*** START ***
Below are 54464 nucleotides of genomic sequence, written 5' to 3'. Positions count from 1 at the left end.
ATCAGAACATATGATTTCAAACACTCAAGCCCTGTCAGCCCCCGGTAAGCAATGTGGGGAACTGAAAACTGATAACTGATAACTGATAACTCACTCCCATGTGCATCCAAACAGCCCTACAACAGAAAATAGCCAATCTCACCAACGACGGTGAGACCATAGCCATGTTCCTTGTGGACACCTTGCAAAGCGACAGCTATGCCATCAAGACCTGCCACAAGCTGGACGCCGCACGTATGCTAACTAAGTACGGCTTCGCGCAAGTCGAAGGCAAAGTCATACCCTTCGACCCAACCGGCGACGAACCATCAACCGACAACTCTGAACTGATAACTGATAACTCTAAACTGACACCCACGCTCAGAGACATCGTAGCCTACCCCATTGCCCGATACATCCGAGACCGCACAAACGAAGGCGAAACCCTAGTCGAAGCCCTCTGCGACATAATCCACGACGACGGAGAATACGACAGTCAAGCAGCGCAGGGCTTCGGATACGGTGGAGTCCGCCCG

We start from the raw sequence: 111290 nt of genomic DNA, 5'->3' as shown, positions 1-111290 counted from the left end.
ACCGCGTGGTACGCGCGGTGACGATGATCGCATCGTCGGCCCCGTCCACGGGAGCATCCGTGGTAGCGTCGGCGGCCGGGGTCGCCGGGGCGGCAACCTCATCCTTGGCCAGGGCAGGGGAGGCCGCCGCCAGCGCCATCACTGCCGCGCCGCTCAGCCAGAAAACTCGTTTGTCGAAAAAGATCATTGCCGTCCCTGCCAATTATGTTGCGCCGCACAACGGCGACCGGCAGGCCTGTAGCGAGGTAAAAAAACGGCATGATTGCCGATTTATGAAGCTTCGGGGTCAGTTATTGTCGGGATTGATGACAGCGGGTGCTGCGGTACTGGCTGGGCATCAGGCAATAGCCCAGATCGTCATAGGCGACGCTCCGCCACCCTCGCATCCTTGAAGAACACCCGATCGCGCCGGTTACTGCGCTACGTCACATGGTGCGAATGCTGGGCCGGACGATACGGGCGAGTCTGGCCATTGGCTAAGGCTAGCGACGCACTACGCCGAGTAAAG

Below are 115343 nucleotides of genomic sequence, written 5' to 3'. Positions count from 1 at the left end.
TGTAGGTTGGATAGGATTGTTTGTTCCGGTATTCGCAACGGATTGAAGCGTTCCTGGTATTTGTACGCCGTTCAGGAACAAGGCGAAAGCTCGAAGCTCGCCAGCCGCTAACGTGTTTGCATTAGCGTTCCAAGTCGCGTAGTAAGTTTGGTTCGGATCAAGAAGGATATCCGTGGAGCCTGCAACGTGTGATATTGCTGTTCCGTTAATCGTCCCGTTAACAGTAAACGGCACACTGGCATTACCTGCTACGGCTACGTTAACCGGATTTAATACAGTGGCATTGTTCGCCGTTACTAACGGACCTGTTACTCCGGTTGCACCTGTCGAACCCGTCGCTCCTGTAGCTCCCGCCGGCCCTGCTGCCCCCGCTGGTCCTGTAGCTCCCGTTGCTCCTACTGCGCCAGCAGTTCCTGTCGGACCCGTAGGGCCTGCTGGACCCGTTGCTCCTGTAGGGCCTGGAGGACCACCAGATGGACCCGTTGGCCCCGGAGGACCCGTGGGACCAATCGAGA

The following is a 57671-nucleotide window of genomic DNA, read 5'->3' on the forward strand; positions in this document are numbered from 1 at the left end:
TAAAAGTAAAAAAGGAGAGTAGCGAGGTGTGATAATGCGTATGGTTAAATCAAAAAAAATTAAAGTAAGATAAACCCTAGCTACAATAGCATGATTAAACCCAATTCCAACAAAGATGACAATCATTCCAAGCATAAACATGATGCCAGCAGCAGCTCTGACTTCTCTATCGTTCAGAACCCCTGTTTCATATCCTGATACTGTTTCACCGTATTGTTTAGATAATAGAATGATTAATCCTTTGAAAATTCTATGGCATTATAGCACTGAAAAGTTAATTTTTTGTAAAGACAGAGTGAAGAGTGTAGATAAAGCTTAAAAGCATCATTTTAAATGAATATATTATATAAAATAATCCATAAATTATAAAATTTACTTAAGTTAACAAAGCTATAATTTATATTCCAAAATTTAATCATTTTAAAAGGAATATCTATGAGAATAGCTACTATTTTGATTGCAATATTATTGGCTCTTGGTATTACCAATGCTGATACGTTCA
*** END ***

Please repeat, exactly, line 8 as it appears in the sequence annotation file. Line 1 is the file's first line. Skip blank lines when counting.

TAAAAGTAAAAAAGGAGAGTAGCGAGGTGTGATAATGCGTATGGTTAAATCAAAAAAAATTAAAGTAAGATAAACCCTAGCTACAATAGCATGATTAAACCCAATTCCAACAAAGATGACAATCATTCCAAGCATAAACATGATGCCAGCAGCAGCTCTGACTTCTCTATCGTTCAGAACCCCTGTTTCATATCCTGATACTGTTTCACCGTATTGTTTAGATAATAGAATGATTAATCCTTTGAAAATTCTATGGCATTATAGCACTGAAAAGTTAATTTTTTGTAAAGACAGAGTGAAGAGTGTAGATAAAGCTTAAAAGCATCATTTTAAATGAATATATTATATAAAATAATCCATAAATTATAAAATTTACTTAAGTTAACAAAGCTATAATTTATATTCCAAAATTTAATCATTTTAAAAGGAATATCTATGAGAATAGCTACTATTTTGATTGCAATATTATTGGCTCTTGGTATTACCAATGCTGATACGTTCA